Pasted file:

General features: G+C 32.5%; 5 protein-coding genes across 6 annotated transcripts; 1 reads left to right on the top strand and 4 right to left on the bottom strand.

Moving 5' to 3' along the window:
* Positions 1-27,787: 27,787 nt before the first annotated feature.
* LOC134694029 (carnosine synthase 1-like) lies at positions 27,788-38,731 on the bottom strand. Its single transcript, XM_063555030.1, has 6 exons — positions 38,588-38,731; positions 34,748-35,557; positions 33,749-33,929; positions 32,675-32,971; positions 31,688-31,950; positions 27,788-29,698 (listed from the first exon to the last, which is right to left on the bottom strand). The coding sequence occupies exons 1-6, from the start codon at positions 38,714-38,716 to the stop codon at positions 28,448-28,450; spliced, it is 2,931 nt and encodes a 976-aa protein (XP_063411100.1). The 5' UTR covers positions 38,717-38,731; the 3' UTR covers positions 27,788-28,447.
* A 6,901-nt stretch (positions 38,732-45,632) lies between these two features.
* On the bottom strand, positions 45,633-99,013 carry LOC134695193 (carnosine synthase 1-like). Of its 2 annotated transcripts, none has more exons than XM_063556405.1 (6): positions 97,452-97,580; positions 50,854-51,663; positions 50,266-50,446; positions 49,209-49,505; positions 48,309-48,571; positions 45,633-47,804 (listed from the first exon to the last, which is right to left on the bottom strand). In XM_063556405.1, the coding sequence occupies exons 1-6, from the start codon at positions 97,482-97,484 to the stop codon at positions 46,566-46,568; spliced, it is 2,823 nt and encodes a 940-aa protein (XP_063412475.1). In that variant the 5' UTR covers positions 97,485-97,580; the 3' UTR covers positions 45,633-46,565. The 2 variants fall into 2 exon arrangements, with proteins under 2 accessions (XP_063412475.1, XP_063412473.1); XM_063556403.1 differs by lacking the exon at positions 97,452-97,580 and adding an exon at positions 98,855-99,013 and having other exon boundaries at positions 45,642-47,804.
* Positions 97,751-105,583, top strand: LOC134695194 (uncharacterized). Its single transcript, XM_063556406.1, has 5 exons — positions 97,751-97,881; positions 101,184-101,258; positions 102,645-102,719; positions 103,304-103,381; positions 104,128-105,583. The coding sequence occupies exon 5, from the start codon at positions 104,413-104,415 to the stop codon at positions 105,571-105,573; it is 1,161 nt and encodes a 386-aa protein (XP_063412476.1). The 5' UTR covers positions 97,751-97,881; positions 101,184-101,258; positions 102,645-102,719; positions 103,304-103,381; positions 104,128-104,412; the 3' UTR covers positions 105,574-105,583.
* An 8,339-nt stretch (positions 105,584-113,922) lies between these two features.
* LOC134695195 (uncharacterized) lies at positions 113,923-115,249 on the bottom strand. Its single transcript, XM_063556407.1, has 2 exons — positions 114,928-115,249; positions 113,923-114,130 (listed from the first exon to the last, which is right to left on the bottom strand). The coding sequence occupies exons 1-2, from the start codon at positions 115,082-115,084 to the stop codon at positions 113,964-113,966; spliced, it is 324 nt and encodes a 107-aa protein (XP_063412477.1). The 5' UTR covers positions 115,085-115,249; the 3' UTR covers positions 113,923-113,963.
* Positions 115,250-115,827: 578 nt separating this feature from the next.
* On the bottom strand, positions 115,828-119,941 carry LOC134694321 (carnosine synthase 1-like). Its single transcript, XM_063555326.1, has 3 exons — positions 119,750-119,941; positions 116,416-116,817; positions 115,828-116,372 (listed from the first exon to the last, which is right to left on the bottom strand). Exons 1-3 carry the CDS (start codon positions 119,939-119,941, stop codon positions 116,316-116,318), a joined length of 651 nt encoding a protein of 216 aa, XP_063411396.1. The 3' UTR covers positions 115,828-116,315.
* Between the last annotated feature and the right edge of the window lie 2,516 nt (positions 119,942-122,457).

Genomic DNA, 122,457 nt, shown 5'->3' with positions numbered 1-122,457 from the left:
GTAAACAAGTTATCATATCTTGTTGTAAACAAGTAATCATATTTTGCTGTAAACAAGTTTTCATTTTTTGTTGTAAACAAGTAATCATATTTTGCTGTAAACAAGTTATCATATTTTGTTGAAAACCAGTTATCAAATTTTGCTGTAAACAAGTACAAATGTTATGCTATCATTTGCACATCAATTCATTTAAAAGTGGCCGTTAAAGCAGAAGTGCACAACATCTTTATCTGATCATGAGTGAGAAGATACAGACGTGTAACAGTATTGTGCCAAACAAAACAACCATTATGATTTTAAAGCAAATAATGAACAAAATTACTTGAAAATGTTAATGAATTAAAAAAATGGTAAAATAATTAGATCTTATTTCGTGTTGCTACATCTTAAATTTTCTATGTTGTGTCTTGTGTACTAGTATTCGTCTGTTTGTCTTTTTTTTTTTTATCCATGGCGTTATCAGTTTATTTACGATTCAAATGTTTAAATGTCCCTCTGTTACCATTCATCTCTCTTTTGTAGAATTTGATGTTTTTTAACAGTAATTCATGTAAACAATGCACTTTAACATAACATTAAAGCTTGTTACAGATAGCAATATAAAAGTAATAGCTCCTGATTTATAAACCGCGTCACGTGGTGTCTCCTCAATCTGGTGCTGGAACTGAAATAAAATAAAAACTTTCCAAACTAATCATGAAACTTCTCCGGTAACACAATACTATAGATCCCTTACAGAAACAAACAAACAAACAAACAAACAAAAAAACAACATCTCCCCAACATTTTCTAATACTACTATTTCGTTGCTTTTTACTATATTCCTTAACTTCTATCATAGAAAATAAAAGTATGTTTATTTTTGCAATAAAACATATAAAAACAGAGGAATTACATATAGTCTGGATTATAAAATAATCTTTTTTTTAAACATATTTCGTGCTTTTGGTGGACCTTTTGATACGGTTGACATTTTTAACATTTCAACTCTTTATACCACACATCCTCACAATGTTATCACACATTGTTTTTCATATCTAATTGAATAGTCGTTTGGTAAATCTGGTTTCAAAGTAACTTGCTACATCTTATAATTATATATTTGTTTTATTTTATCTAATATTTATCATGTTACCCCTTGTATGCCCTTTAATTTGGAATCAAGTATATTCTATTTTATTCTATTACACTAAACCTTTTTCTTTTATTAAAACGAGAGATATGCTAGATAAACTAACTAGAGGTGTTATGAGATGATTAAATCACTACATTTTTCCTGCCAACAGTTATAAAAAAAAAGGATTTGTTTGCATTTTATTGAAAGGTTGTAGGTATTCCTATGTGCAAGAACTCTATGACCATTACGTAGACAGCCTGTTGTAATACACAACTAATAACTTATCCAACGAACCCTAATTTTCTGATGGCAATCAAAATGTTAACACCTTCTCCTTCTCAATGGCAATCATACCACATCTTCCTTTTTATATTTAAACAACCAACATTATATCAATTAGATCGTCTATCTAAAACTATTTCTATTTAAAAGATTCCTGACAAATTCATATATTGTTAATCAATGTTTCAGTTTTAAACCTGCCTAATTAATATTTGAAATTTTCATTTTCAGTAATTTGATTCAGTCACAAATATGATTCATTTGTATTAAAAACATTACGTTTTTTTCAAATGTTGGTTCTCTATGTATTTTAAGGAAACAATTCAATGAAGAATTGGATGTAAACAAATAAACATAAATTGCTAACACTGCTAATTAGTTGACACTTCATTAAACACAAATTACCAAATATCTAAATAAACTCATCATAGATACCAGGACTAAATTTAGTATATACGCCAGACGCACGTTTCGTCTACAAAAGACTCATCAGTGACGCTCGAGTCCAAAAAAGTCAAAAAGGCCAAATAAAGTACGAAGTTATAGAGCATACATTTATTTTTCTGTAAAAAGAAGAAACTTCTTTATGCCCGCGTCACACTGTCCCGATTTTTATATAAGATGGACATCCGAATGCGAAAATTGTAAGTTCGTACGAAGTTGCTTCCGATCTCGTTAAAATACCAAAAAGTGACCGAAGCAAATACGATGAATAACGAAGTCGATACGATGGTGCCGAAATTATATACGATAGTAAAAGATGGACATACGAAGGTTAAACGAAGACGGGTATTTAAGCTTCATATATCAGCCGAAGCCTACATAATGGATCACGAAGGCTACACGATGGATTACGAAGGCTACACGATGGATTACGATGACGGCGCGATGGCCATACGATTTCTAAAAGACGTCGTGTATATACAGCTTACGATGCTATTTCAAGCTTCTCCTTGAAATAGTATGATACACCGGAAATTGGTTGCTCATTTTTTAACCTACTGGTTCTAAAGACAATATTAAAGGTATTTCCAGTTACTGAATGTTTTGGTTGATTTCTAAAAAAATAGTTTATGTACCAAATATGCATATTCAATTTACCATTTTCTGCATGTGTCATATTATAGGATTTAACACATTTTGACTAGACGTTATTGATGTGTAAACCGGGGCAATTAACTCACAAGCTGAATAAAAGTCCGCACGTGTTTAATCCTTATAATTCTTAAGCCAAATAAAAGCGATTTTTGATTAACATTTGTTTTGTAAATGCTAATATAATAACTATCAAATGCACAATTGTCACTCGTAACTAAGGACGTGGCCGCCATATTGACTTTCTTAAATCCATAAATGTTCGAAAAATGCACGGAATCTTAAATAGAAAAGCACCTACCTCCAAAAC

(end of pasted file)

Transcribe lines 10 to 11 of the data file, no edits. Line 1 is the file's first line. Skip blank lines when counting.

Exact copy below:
* Positions 115,250-115,827: 578 nt separating this feature from the next.
* On the bottom strand, positions 115,828-119,941 carry LOC134694321 (carnosine synthase 1-like). Its single transcript, XM_063555326.1, has 3 exons — positions 119,750-119,941; positions 116,416-116,817; positions 115,828-116,372 (listed from the first exon to the last, which is right to left on the bottom strand). Exons 1-3 carry the CDS (start codon positions 119,939-119,941, stop codon positions 116,316-116,318), a joined length of 651 nt encoding a protein of 216 aa, XP_063411396.1. The 3' UTR covers positions 115,828-116,315.